Storm Chase Four States

Storm Chase Four States

The convective outlook for the day called for an enhanced risk and the main reason I decided to make the overnight drive from North Dakota to Wyoming.

Graphic showing the SPC Convective Outlook for the day.
2015 June 03: Graphic showing the SPC Convective Outlook for the day.

It was a long night of driving through some terrible weather and I was tired, worn down, and zombie-like as I pulled into the outskirts of North Platte, Nebraska.  Parked on the side of the road with one eye open, I tried to watch the sunrise but my eyes felt like heavy weights were attached to the lids and I easily fell right into a cat nap. Waking up minutes later in a panic state, I thought I had slept all day.   It was time for coffee.

Cloudy skies near North Platte, Nebraska.
2015 June 03: Cloudy skies near North Platte, Nebraska.

With my extra large cup of fresh coffee, I drove west to Cheyenne, Wyoming.  I didn’t make it far.  Driving on the freeway, I kept seeing these wonderful blue signs that read “Rest Area.”  I was in a trance everytime I saw the sign.  Did someone unleash a genie on me?  What was going on?  The lush green grass, trees, shade, cool weather, snack machine, and bathrooms were a powerful magnet and I was cheap metal.  Oh, I couldn’t resist.  I had to take another cat nap but this time with my boots off, on the cool morning grass, and under the shade tree.  I woke up and I swear this little robin was watching me the whole time.   I could hear him chirping while I was napping and it was enough to keep me just above the point of falling into coma.  I watched this little fellow for a while and thought about the idiom “A little bird told me.”  With no more time for day dreaming and bird watching, I said goodbye to Mr. Robin Hood, jumped in the chase rig, and drove to Cheyenne.  Perhaps a little bird told me it was time to get to the target area.


Arriving in Cheyenne, I stopped for fuel and attempted to finalize a more specific target area for the day.   Driving around Cheyenne, I found a place off the beaten path to park and enjoy the large cumulous clouds floating across a big blue sky.  Watching the sky, I got a sense the day would be filled with an adventure.

Cumulous clouds near Cheyenne, Wyoming
2015 June 03: Cumulous clouds near Cheyenne, Wyoming.

Relaxed, but chomping at the bit to get on a storm and shoot, I decided to drive to Laramie, Wyoming.   It was still early in the day and I could see some cumulous cloud buildup to the west.  Arriving in Laramie, I drove north towards the edge of town and watched a cell move across the range.  It was pretty spectacular to see the amazing blue sky with streaks of white fluffy clouds rolling across the range as far as the eye could see.  Nothing appeared out of the ordinary on radar and I had a gut feeling nothing was going to pop.  I decided to move on and drive to Chugwater, Wyoming.  Along the road to Chugwater, I saw several chasers parked and staged waiting for a storm to develop so I stopped to reassess my target area.   The storms near Chugwater looked decent,  but the storms firing off of the front range near Denver looked much much better.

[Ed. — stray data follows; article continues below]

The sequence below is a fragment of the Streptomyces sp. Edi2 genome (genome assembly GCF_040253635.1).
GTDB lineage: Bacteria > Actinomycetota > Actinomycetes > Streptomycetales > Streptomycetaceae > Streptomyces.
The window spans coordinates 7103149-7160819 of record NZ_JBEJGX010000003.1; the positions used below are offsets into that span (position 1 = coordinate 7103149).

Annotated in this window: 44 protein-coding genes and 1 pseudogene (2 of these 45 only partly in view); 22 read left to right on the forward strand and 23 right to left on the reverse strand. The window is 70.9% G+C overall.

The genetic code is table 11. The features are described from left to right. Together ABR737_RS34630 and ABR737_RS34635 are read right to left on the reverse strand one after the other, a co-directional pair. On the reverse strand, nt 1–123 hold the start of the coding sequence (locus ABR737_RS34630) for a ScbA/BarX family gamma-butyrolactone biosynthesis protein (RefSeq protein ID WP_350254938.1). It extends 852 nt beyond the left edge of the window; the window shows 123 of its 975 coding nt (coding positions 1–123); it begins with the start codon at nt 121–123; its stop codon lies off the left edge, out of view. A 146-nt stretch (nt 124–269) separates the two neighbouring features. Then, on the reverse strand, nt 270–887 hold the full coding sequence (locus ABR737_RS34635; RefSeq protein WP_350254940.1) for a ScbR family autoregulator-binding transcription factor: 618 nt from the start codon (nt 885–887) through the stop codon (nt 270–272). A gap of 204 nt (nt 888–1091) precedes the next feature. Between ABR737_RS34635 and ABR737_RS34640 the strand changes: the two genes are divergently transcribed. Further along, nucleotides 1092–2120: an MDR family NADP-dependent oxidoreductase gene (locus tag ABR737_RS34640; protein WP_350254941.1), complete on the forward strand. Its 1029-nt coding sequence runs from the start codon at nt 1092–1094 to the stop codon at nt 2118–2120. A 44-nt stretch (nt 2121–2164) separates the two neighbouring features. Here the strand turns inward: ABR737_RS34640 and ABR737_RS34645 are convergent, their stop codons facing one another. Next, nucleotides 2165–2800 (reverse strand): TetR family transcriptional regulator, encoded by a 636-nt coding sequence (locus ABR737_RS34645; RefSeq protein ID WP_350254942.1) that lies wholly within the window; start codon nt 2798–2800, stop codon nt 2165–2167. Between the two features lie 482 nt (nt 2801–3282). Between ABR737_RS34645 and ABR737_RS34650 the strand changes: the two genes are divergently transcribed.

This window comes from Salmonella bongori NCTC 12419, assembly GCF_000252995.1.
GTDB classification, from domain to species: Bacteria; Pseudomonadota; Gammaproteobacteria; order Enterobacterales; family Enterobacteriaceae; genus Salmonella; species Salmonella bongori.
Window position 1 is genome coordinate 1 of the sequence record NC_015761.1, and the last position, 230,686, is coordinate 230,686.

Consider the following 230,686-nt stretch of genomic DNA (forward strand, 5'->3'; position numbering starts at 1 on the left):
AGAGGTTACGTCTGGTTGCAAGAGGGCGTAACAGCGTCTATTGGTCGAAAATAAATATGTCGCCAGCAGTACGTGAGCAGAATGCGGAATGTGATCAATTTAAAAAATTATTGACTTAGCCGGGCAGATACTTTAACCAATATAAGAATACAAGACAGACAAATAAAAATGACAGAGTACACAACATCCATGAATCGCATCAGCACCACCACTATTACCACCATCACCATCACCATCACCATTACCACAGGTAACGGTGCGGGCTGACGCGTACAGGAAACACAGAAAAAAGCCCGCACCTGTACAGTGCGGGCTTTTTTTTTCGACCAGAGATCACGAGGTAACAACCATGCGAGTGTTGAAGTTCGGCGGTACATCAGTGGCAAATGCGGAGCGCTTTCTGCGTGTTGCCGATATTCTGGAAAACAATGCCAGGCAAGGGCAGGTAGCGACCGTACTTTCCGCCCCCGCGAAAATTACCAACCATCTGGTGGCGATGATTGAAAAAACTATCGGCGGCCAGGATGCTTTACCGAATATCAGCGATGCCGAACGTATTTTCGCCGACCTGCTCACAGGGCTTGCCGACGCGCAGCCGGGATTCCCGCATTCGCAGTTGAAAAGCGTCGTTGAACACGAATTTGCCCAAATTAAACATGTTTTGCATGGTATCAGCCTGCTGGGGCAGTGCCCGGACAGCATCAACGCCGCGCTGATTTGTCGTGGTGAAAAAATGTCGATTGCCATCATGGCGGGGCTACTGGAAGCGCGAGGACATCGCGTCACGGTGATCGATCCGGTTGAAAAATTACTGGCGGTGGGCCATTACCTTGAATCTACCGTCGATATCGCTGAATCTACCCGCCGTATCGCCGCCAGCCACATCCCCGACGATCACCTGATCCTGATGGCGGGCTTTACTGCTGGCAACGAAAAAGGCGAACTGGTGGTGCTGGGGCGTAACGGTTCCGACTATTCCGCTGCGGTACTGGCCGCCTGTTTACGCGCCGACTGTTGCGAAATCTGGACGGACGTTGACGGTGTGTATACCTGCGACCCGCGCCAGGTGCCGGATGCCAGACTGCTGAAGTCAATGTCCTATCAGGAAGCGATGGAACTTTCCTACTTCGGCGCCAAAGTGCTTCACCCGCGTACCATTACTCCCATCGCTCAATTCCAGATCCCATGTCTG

2015 June 03: Storm clouds on the range near Laramie, Wyoming.

I thought the front range would be a better option so I jumped back on the highway and drove south. This was a gamble, but I was all in for Denver.  An area near Denver had gone severe warned and I thought if I stayed on the highway, I should be able to make good time to the new target area.   I thought the timing was good but in reality it was extremely bad.  Driving up to to Laramie then to Chugwater put me right in the middle of the Denver rush hour traffic with a severe storm barreling down on the city.   The traffic was moving painfully slow due to the rain and hail.  I kept thinking, did I make a bad mistake by driving directly through Denver?  Should I have gone around the east side of Denver and avoid this traffic?  It was difficult trying to navigate through Denver solo, watch the radar, the traffic, and being stuck behind painfully slow traffic.  It put me right on the edge of yelling out a bunch of frequent and profane expletives.  Then, a chase rig with a bumper sticker that read Texas Storm Chasers drove past me in the fast lane.  I eventually jumped right in behind them and drafted like I was in NASCAR.  Heck, we were probably all headed for the same supercell and a little drafting on the freeway is fun.  The traffic was frustrating but I eventually came up on this amazing supercell east of Denver.

2015 June 03: A supercell near Denver, Colorado produces cloud to ground lightning.

As the sun crept closer to the horizon, it made for a spectacular sky and I enjoyed the supercell with a small group of chasers.  At times it was a little spooky watching the base rotate above and I honestly thought a funnel cloud would appear.  Looking around and seeing the excitement on their face was priceless.  We all had smiles on our faces from ear to ear.  This spectacular storm didn’t produce a tornado but I felt pretty lucky at that moment to be standing under the base of that monster.  It was a good day of chasing.

2015 June 03: Sunset near Denver, Colorado.


Overnight Drive:  675 miles / 9 hours 47 minutes

Sterling, North Dakota to Valentine, Nebraska:  491 miles (7 hours 41 minutes);

Valentine, Nebraska to North Platte, Nebraska:  131 miles (2 hours 6 minutes);

North Platte, Nebraska to Ogallala, Nebraska:  53 miles (53 minutes)


Chase Day:  499 miles / 9 hours 27 minutes

Ogallala, Nebraska to Laramie, Wyoming: 218 miles (3 hours 16 minutes);

Laramie, Wyoming to Chugwater, Wyoming: 68 miles (2 hours 46 minutes);

Chugwater, Wyoming to Bennett, Colorado: 213 miles (3 hours 25 minutes)


Chase Day:  1,174 miles

Total chase miles:  4,173 miles


Post Chase Data



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